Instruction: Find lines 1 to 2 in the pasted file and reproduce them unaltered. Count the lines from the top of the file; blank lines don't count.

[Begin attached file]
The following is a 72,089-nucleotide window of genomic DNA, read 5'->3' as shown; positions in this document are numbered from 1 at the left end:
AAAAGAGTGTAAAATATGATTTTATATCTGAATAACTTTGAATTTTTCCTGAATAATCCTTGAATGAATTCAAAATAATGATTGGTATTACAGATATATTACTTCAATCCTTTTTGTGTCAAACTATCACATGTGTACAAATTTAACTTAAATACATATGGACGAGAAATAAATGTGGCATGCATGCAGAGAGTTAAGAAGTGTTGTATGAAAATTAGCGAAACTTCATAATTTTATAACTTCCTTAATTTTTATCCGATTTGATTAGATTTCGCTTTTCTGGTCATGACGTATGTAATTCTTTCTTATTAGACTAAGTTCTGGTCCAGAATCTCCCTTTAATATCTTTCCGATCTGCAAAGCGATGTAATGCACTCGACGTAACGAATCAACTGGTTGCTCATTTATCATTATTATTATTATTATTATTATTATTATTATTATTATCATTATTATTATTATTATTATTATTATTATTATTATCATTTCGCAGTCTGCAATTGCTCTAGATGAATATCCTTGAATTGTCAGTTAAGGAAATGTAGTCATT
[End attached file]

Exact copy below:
The following is a 72,089-nucleotide window of genomic DNA, read 5'->3' as shown; positions in this document are numbered from 1 at the left end:
AAAAGAGTGTAAAATATGATTTTATATCTGAATAACTTTGAATTTTTCCTGAATAATCCTTGAATGAATTCAAAATAATGATTGGTATTACAGATATATTACTTCAATCCTTTTTGTGTCAAACTATCACATGTGTACAAATTTAACTTAAATACATATGGACGAGAAATAAATGTGGCATGCATGCAGAGAGTTAAGAAGTGTTGTATGAAAATTAGCGAAACTTCATAATTTTATAACTTCCTTAATTTTTATCCGATTTGATTAGATTTCGCTTTTCTGGTCATGACGTATGTAATTCTTTCTTATTAGACTAAGTTCTGGTCCAGAATCTCCCTTTAATATCTTTCCGATCTGCAAAGCGATGTAATGCACTCGACGTAACGAATCAACTGGTTGCTCATTTATCATTATTATTATTATTATTATTATTATTATTATTATTATCATTATTATTATTATTATTATTATTATTATTATTATCATTTCGCAGTCTGCAATTGCTCTAGATGAATATCCTTGAATTGTCAGTTAAGGAAATGTAGTCATT